We certainly don't want to minimize the threats to women in Guatemala, or around the world, for that matter. Generally speaking, women don't have the political and economic clout or the firepower that men have, and there are plenty of situations in which women are subjected to crimes simply because they are women: spousal abuse, forced marriage, forced sterilizations, sex trafficking and honor killings, to name a few. The problem in this case is that Guatemala is dangerous not just for women but for everyone. The homicide rate for women is somewhat higher in Guatemala than in the rest of Latin America, and that is disturbing. But the homicide rate there last year (which was more than three times Mexico's) was substantially worse for men than women: 709 women were killed compared with 6,498 men. And though many of the slain men quite likely were involved in gang violence and criminal activities themselves, impunity is rampant across the board — about 98% for the killing of women, according to the U.S.-based Guatemala Human Rights Commission, and just slightly less than that for men.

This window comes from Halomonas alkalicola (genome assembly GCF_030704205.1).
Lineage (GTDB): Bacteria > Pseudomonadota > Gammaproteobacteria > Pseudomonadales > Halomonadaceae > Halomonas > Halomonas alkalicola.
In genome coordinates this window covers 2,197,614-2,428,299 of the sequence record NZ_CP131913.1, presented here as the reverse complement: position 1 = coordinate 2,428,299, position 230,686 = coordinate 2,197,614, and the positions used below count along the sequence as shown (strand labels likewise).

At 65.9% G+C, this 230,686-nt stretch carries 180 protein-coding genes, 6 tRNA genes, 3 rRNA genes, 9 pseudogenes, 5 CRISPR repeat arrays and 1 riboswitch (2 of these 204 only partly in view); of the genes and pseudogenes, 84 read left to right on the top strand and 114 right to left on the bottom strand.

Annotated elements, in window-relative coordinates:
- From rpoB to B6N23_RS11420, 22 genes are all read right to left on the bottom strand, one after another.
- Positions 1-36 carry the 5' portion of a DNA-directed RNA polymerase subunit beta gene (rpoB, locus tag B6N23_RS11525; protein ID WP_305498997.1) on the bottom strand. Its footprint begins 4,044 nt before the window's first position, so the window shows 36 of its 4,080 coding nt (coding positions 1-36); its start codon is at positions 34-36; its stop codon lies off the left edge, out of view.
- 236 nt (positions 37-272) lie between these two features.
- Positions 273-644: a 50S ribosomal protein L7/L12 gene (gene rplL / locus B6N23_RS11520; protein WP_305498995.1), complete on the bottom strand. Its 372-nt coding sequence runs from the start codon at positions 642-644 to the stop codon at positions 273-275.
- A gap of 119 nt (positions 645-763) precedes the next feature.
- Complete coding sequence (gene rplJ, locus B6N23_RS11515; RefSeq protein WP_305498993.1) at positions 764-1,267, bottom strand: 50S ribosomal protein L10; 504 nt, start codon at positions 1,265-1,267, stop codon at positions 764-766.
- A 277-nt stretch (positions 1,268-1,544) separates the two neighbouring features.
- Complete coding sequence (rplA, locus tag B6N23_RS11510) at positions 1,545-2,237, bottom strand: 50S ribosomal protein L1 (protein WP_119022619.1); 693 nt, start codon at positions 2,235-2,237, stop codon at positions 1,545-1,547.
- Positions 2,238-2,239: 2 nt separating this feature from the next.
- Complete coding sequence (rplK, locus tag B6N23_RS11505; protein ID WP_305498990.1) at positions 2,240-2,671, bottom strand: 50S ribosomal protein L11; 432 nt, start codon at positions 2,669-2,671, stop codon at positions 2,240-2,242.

Too many cultures see violence against women as a prerogative, not a crime. The United States must continue to fight against this and offer protection to the most endangered people, but it cannot be expected to provide refuge to all women at risk. Though it is important to broaden the umbrella to include groups of persecuted people who don't fall into the prescribed categories, the designation of all Guatemalan women is simply too broad. On points like this, either the U.S. attorney general or the U.S. Congress could help by clarifying what constitutes a protected social group. The solution to the broader problem of violence against women, however, is not just to accept victims into the United States but to forcefully address the cultural biases and lack of justice in the countries where it is taking place. One way to do this would be for Congress to pass the bipartisan International Violence Against Women Act, which seeks to make the issue a priority for the Department of State and the U.S. Agency for International Development. This would direct U.S. support and assistance to educational, economic and other programs that address the root causes of violence against women, and build up rule of law to hold abusers accountable.